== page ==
“What can you say about those who have worked so many hours and years to help so many?” wrote a nominator. “Billy was the secretary of the Guild during a huge building phase of the longtime maker association. Every year many new applicants had to be processed. Those of us who sat on the Guild’s board of directors during many of those years can testify to the energy and effort Billy put forth. The heavy load of accounting, stopping his own work to help discuss an issue—and those issues were many—and still be able to arrive at the Guild Show venues two days early with his own knives and to help set up each show’s exhibition room was a remarkable achievement. I think Billy is a gold standard for the Cutlery Hall Of Fame in terms of working hard for others.”

Beverly, meanwhile, served with distinction for many years on the Guild board as the organization’s secretary-treasurer.

“You can’t mention Billy’s name without mentioning Beverly’s,” the nominator continued. “The Guild board of directors was a large wheel, with every director a spoke in that wheel, but it was Beverly who kept the wheel’s hub lubricated and in motion. She maintained the Guild’s records in perfect order, and if there was a question about something from the past, she either looked it up or could recall it from memory—often smack dab in the middle of a Guild business meeting.”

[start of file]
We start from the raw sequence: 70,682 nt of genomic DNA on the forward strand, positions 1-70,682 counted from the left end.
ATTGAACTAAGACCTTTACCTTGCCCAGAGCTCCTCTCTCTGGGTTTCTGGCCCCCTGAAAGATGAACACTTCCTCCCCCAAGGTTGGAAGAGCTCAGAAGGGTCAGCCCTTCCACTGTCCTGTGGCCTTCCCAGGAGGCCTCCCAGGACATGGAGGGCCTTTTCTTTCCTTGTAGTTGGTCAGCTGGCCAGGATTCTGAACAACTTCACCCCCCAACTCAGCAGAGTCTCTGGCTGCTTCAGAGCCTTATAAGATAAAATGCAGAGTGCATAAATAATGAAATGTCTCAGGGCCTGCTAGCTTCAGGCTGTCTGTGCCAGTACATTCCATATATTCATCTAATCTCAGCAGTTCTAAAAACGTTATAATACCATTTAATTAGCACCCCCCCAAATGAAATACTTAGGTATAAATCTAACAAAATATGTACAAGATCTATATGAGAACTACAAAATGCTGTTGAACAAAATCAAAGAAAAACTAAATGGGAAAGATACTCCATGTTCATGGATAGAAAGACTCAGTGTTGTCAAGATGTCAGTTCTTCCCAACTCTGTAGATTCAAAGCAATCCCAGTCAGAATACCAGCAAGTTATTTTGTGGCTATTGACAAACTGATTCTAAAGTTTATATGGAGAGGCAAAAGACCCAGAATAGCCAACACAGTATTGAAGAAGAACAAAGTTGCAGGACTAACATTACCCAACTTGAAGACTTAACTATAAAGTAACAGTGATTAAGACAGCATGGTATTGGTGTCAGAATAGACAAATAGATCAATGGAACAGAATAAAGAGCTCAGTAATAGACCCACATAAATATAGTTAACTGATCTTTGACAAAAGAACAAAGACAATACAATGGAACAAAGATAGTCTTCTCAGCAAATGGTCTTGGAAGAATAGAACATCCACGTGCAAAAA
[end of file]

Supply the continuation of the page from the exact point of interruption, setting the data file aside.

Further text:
Beverly’s familiarity with and recollection of Guild bylaws was legendary. Indeed, anytime a Guild president was asked a question he didn’t know the answer to during a Guild business meeting, he would often turn from the microphone and say, “Beverly, do you know?” Invariably she did and more than a few members in attendance would smile and wink at each other as a result.

The nominator went on to state that he wanted the Cutlery Hall of Fame to step out of the mold and do something different in considering Billy and Beverly for enshrinement. “It would be honorable for us to induct both of the Imels as one,” he wrote. Enough sitting Hall Of Famers agreed and the Imels are now members of their august group.